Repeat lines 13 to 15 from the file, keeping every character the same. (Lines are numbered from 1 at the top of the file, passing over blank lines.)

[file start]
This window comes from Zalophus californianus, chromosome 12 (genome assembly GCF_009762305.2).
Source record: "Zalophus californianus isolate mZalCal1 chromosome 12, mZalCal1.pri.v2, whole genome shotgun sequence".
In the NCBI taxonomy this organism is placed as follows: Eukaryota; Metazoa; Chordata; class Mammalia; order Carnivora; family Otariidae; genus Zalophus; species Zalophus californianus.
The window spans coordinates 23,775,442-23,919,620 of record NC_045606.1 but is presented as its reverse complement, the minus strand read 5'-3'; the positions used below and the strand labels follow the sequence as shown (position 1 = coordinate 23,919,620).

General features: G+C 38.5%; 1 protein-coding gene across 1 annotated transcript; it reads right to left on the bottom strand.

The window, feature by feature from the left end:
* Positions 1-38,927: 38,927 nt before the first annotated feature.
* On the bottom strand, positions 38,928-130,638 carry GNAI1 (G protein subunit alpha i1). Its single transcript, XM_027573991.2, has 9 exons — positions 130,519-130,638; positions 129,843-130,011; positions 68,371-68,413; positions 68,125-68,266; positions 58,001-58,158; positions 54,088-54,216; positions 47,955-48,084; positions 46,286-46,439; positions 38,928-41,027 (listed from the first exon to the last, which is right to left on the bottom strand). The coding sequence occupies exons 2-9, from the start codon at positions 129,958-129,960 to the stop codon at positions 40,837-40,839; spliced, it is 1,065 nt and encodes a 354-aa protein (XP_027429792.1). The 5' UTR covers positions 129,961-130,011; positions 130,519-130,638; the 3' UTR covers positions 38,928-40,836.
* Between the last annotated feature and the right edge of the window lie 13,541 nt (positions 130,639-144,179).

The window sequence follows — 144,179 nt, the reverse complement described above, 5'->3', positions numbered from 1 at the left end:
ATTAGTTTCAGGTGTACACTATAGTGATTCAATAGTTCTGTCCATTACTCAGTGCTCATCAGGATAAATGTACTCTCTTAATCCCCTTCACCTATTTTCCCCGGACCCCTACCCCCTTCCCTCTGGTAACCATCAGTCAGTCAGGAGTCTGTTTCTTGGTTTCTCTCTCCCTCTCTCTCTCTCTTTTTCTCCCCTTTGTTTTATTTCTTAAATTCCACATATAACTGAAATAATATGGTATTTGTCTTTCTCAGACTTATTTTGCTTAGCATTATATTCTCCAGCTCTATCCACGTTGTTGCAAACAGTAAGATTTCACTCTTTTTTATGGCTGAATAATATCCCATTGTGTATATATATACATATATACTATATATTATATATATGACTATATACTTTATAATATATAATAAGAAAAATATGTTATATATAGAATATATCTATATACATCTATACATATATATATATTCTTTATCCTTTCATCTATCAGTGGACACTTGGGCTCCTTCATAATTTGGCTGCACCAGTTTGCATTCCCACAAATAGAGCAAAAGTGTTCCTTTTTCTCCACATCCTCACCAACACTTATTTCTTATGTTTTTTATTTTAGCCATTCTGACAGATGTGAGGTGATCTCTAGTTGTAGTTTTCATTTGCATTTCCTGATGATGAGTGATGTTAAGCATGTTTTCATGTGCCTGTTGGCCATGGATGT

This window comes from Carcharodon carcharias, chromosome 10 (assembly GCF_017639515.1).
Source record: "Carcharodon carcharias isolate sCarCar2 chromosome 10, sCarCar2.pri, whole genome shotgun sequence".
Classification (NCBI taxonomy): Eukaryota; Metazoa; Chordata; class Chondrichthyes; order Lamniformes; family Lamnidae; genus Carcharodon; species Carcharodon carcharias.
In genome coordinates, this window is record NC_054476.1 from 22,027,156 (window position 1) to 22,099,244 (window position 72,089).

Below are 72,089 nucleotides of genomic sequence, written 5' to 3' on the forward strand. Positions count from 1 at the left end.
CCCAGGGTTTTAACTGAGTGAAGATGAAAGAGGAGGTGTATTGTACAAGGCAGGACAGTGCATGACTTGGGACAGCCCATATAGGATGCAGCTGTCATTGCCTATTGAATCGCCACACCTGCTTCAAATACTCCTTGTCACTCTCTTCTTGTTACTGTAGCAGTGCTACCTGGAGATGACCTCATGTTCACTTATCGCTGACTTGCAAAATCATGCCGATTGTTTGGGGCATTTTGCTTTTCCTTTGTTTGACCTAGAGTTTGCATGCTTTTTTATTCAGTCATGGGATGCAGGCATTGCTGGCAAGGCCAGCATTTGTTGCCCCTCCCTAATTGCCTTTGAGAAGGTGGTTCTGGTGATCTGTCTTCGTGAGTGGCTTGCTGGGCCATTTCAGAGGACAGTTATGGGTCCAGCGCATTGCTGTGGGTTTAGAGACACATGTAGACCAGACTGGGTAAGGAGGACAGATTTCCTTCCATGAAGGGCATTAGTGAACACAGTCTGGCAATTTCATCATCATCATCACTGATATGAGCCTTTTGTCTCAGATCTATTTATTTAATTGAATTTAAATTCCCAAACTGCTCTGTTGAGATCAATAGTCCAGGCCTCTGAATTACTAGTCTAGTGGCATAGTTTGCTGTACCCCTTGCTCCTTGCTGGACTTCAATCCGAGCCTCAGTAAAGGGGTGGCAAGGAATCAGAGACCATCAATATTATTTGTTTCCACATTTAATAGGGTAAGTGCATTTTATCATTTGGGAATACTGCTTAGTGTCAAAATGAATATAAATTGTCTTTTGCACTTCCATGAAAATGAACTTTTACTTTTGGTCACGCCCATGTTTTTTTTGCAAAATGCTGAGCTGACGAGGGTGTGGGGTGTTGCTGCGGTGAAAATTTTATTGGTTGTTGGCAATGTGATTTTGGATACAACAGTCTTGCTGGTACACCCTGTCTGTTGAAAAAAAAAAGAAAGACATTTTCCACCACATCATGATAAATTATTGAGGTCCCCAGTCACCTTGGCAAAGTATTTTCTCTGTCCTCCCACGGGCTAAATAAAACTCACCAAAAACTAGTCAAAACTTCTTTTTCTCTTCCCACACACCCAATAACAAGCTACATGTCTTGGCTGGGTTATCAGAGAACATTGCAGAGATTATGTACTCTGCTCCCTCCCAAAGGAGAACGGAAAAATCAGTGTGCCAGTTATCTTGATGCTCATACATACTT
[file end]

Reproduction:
Source record: "Carcharodon carcharias isolate sCarCar2 chromosome 10, sCarCar2.pri, whole genome shotgun sequence".
Classification (NCBI taxonomy): Eukaryota; Metazoa; Chordata; class Chondrichthyes; order Lamniformes; family Lamnidae; genus Carcharodon; species Carcharodon carcharias.
In genome coordinates, this window is record NC_054476.1 from 22,027,156 (window position 1) to 22,099,244 (window position 72,089).